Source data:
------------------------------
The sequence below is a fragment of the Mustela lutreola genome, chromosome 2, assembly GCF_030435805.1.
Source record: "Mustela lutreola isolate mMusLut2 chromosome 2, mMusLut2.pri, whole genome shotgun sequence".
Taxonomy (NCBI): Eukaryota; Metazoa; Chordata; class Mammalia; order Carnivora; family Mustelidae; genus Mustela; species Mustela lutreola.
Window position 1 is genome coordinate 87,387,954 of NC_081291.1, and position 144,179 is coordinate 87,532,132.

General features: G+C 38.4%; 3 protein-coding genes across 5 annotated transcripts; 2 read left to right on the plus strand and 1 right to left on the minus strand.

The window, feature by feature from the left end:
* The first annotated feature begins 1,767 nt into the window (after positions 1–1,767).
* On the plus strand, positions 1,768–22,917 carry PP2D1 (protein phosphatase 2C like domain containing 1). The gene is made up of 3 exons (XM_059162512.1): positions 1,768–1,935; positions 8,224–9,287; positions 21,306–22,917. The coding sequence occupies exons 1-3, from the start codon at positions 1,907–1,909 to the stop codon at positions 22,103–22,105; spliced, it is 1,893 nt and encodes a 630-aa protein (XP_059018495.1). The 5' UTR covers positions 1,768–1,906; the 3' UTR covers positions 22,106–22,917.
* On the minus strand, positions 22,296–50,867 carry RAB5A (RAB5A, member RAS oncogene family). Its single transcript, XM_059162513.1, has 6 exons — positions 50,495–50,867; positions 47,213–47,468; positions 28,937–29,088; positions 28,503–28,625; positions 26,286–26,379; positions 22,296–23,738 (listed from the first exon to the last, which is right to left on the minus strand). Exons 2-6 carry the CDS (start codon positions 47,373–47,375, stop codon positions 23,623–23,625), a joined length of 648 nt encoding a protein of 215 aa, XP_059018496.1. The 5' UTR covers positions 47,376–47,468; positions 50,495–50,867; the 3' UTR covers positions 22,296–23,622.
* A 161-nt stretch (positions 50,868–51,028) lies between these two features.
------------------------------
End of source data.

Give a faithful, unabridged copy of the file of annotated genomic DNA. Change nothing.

The sequence below is a fragment of the Mustela lutreola genome, chromosome 2, assembly GCF_030435805.1.
Source record: "Mustela lutreola isolate mMusLut2 chromosome 2, mMusLut2.pri, whole genome shotgun sequence".
Taxonomy (NCBI): Eukaryota; Metazoa; Chordata; class Mammalia; order Carnivora; family Mustelidae; genus Mustela; species Mustela lutreola.
Window position 1 is genome coordinate 87,387,954 of NC_081291.1, and position 144,179 is coordinate 87,532,132.

General features: G+C 38.4%; 3 protein-coding genes across 5 annotated transcripts; 2 read left to right on the plus strand and 1 right to left on the minus strand.

The window, feature by feature from the left end:
* The first annotated feature begins 1,767 nt into the window (after positions 1–1,767).
* On the plus strand, positions 1,768–22,917 carry PP2D1 (protein phosphatase 2C like domain containing 1). The gene is made up of 3 exons (XM_059162512.1): positions 1,768–1,935; positions 8,224–9,287; positions 21,306–22,917. The coding sequence occupies exons 1-3, from the start codon at positions 1,907–1,909 to the stop codon at positions 22,103–22,105; spliced, it is 1,893 nt and encodes a 630-aa protein (XP_059018495.1). The 5' UTR covers positions 1,768–1,906; the 3' UTR covers positions 22,106–22,917.
* On the minus strand, positions 22,296–50,867 carry RAB5A (RAB5A, member RAS oncogene family). Its single transcript, XM_059162513.1, has 6 exons — positions 50,495–50,867; positions 47,213–47,468; positions 28,937–29,088; positions 28,503–28,625; positions 26,286–26,379; positions 22,296–23,738 (listed from the first exon to the last, which is right to left on the minus strand). Exons 2-6 carry the CDS (start codon positions 47,373–47,375, stop codon positions 23,623–23,625), a joined length of 648 nt encoding a protein of 215 aa, XP_059018496.1. The 5' UTR covers positions 47,376–47,468; positions 50,495–50,867; the 3' UTR covers positions 22,296–23,622.
* A 161-nt stretch (positions 50,868–51,028) lies between these two features.